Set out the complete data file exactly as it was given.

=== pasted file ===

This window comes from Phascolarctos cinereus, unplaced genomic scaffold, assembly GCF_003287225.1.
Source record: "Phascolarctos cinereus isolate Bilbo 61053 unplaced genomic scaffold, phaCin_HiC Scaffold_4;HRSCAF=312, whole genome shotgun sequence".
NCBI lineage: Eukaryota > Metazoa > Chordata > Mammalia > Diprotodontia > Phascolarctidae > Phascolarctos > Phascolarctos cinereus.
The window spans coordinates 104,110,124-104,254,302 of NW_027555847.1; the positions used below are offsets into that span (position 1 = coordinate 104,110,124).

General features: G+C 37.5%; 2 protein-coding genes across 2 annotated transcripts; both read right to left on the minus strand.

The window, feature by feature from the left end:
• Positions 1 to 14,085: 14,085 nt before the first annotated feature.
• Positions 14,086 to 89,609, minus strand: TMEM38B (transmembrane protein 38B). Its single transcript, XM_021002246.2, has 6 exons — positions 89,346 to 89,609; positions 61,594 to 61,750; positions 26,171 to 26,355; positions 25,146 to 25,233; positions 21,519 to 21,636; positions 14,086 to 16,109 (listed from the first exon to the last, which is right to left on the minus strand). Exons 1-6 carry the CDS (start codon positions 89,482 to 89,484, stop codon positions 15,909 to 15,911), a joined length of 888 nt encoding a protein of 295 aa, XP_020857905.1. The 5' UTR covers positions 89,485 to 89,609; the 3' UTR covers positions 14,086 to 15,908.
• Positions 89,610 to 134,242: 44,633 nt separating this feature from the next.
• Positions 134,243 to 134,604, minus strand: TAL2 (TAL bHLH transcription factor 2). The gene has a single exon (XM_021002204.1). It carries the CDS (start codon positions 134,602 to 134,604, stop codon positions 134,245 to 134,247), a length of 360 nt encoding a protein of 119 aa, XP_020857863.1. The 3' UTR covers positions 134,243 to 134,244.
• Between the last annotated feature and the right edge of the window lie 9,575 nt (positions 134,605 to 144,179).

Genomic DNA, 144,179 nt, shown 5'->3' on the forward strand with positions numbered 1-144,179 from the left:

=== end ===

This window comes from Phascolarctos cinereus, unplaced genomic scaffold, assembly GCF_003287225.1.
Source record: "Phascolarctos cinereus isolate Bilbo 61053 unplaced genomic scaffold, phaCin_HiC Scaffold_4;HRSCAF=312, whole genome shotgun sequence".
NCBI lineage: Eukaryota > Metazoa > Chordata > Mammalia > Diprotodontia > Phascolarctidae > Phascolarctos > Phascolarctos cinereus.
The window spans coordinates 104,110,124-104,254,302 of NW_027555847.1; the positions used below are offsets into that span (position 1 = coordinate 104,110,124).

General features: G+C 37.5%; 2 protein-coding genes across 2 annotated transcripts; both read right to left on the minus strand.

The window, feature by feature from the left end:
• Positions 1 to 14,085: 14,085 nt before the first annotated feature.
• Positions 14,086 to 89,609, minus strand: TMEM38B (transmembrane protein 38B). Its single transcript, XM_021002246.2, has 6 exons — positions 89,346 to 89,609; positions 61,594 to 61,750; positions 26,171 to 26,355; positions 25,146 to 25,233; positions 21,519 to 21,636; positions 14,086 to 16,109 (listed from the first exon to the last, which is right to left on the minus strand). Exons 1-6 carry the CDS (start codon positions 89,482 to 89,484, stop codon positions 15,909 to 15,911), a joined length of 888 nt encoding a protein of 295 aa, XP_020857905.1. The 5' UTR covers positions 89,485 to 89,609; the 3' UTR covers positions 14,086 to 15,908.
• Positions 89,610 to 134,242: 44,633 nt separating this feature from the next.
• Positions 134,243 to 134,604, minus strand: TAL2 (TAL bHLH transcription factor 2). The gene has a single exon (XM_021002204.1). It carries the CDS (start codon positions 134,602 to 134,604, stop codon positions 134,245 to 134,247), a length of 360 nt encoding a protein of 119 aa, XP_020857863.1. The 3' UTR covers positions 134,243 to 134,244.
• Between the last annotated feature and the right edge of the window lie 9,575 nt (positions 134,605 to 144,179).

Genomic DNA, 144,179 nt, shown 5'->3' on the forward strand with positions numbered 1-144,179 from the left: